Out in the distance
I could hear some people laughing
I felt my heart beat back
A weekend's worth of sadness
These pages have frequently considered the 'great debate' as to whether the next time down will be initiated by an extreme inflationary or deflationary event. Although I originally found the deflationary argument intuitive, I have been warming to the inflation side. Currently, I am entertaining a previously unconsidered scenario that lends further weight to the inflation case.
The scenario is predicated on a new wave of economic optimism brought on by the election of Donald Trump. Trump is promising a business friendly environment by rolling back regs, investing in infrastructure, and favoring US job creation and production from a policy perspective. Whether some of those initiatives actually are ultimately business friendly is beside the point. The issue is whether people think they are. If they collectively do, then their herd-like reflexes may lead to investing more and biding up prices at a time when leverage is extreme and financial securities are priced at all time highs.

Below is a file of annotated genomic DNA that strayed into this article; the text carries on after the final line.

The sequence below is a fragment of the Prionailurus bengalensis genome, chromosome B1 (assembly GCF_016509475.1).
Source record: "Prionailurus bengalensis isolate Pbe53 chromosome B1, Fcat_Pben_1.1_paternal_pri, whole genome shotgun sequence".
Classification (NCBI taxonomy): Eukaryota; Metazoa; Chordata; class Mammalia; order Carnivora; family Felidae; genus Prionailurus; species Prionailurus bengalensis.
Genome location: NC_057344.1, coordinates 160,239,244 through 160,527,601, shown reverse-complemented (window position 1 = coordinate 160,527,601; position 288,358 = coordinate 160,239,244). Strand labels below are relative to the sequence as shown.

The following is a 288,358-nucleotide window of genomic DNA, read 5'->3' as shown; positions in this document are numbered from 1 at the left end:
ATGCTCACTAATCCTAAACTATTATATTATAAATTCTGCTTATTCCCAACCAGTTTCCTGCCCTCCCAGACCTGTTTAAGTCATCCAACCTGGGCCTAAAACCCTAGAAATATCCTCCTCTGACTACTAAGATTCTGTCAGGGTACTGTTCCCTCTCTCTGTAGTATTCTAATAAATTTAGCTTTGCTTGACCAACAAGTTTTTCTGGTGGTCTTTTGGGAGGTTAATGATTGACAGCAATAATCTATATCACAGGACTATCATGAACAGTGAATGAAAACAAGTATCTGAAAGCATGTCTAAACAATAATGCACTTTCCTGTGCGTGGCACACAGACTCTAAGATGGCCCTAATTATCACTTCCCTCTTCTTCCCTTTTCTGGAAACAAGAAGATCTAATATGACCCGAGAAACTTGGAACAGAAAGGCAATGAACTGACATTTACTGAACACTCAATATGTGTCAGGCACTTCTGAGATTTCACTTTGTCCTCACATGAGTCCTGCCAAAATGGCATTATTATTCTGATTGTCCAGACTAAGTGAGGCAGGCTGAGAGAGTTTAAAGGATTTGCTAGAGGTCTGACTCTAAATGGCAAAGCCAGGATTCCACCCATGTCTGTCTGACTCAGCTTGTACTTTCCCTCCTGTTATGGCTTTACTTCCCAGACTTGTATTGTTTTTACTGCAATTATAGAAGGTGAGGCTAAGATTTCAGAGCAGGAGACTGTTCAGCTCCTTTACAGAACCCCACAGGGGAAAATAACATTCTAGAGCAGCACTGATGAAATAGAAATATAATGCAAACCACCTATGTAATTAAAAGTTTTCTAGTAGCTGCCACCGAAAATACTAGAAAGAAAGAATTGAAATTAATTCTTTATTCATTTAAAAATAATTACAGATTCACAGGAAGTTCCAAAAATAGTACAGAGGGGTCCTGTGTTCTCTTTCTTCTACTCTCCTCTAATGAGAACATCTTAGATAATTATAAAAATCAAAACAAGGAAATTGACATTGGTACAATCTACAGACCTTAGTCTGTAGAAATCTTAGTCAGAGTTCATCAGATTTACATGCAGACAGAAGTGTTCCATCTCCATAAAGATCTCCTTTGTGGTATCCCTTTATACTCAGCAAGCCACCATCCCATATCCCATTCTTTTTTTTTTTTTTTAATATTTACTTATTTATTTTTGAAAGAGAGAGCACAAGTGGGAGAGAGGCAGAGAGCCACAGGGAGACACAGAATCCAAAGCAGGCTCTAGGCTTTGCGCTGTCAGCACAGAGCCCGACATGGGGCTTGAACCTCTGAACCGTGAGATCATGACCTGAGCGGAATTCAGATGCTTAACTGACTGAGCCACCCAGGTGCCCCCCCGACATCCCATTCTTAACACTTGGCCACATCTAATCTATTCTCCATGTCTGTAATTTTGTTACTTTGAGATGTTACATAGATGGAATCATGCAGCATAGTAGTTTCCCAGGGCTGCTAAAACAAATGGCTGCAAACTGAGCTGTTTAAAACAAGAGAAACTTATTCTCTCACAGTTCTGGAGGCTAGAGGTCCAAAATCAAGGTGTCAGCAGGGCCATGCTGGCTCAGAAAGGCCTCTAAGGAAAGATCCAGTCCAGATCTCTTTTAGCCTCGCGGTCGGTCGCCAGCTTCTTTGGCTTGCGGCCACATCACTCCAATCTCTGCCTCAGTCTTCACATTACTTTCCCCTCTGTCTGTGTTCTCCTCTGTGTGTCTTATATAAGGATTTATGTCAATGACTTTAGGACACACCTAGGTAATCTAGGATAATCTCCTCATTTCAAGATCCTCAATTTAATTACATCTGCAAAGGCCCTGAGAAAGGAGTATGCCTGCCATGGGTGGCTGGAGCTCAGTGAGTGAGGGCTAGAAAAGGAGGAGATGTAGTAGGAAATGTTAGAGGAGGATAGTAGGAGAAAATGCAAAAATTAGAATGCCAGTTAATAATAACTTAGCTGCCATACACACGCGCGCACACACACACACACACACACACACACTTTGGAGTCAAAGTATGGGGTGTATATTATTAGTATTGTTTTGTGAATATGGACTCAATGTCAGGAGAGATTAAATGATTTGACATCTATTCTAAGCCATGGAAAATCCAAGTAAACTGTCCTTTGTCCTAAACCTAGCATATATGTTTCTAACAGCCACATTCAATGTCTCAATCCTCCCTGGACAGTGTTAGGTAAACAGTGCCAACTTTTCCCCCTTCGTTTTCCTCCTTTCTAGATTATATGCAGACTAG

It is easy to envision another leg higher in stocks, perhaps even a moonshot, and another hefty layer of debt added to an already over-leveraged system. Prices of goods and services are also likely to shoot higher.
For this scenario to play out, however, interest rates need to stay low. If rates move higher as they have already started to do, then the chances of this scenario decline as it depends on debt creation.
The wild card may be the wild man Trump himself. Trump has publicly criticized the Fed and its role in blowing financial bubbles in the past. But that was before Trump took over the Big Chair. Now that he's seated, Trump may find it preferable to keep interest rates suppressed lest his Make America Great Again agenda shrivels.
Past behavior suggests that Trump will hammer away against a non-compliant central bank institution until he gets his way. If Janet Yellen and/or other Fed governors do not accommodate, then Trump will seek to swap them for people who will.
Subsequently, if a Trump-picked Fed re-initiates bond buying (a.k.a. Quantitative Easing) in a big way, then Big Inflation via this scenario is almost a lock.
While I can't be generally long stocks in any significant way at current prices, there is no way I want to be short them in lieu of this scenario. Gold and silver, on the other hand, beckon.
positions in gold and silver